“This company’s story is plain and simple–it’s set to be the next Nike. And the beauty of it is that, as a retail stock, it’s runway of growth is incredibly huge; this is no chip stock that will light up the sky for five months and then fade away. No, these retail trends, once established, go very far. And this is our favorite retail story in the entire market!
“Most of its business is athletic apparel, but its new, innovative athetic footwear products are taking that industry by storm. It has just 1% of the market, but revenues there are growing north of 40%! All told, we see years of 30% sales and earnings growth from this firm, and the stock is likely to make investors very wealthy.”
This one, sez the Thinkolator, is clearly Under Armour (UA), which has been a growth darling for most of the six or so years since it went public — and which has “looked expensive” for most of that time as well, as it does now. The fear in UA’s early days was that they would be crushed as folks like Reebok and Nike took interest in their performance apparel niche and overwhelmed the tiny Under Armour, and there has certainly been competition, but the “story” has really instead been of a new brand being built that caught the big existing brands by surprise — and yes, UA has been for a few years now trying to break into the performance footwear segment, starting with a football show a while back and expanding into more broad based shoes, but they are still a very, very teensy part of that market and it remains an area where they could see potentially significant growth if they get it right. There’s a good article about them and their shoe plans here from Investors Business Daily, itself a bastion of momentum growth lovers (not that there’s anything wrong with that).
So there’s room for growth, and the stock is priced for growth — it’s running in the neighborhood of 40X earnings lately, with the analysts forecasting that earnings growth will tail off somewhat over the next five years but still come in at around 20% a year, which is perhaps a reasonable guess given the company’s increasing size. They’re now a $5 billion company versus Nike’s $40 billion, and NKE is probably going to grow earnings at more like 6-8% … so actually, they’re both trading at similar valuations if you incorporate their growth forecasts — both have a PEG ratio of about 2.0 (forward PE estimate of 16 divided by estimated growth rate of 8% … US forward PE ratio of 35-40 divided by estimated growth rate of 20%), which is on the top end of what’s reasonable for most investors. There are outliers, of course, like Amazon’s absurd PEG ratio of about 72, but big growth stocks often have a hard time trading for much more than twice their growth rate unless they have real “blue chip” status or pay a big dividend.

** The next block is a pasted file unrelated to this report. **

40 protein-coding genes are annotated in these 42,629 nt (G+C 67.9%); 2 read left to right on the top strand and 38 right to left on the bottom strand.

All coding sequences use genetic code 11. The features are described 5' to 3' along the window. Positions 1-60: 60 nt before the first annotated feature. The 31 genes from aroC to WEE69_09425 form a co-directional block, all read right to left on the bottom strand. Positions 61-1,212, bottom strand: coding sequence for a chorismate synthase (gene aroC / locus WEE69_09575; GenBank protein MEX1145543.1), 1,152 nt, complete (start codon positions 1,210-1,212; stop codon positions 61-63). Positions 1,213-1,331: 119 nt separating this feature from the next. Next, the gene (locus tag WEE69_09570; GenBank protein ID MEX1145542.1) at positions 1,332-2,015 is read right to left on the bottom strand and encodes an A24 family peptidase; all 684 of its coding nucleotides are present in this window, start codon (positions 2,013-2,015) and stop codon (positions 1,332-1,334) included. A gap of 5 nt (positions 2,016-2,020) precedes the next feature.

I’ve got a soft spot for Under Armour, probably because it was founded by a Maryland alum when I was in grad school there, and it does have the kind of profile that appeals for growth stocks — big enough to be consistently profitable and have a good supply chain and retailer relationships, but small enough to still grow much faster than their competitors, and with a growing and powerful brand. I haven’t owned the stock, and I do again have trouble with PE ratios that are this high, but I can see why you might want to take a nibble as they move into their core retailing season — if they can beat next quarter as they have in most past quarters that might make investors very happy, indeed. Their earnings release for this key quarter won’t come until January 21, so there’s no particular urgency on that front, but apparently the technicians like Mike Cintolo think you need to be buying it now.
So there you have it — two pricey stocks with great growth and, according to the Cabot Market Letter folks, appealing technicals that are indicating dramatic performance in the months to come. Do you buy it? Think UA and EQIX will be exciting to own over the next few months? Or do you get stressed out by those high PE ratios and fear the momentum-driven growth stocks with good charts? Let us know with a comment below.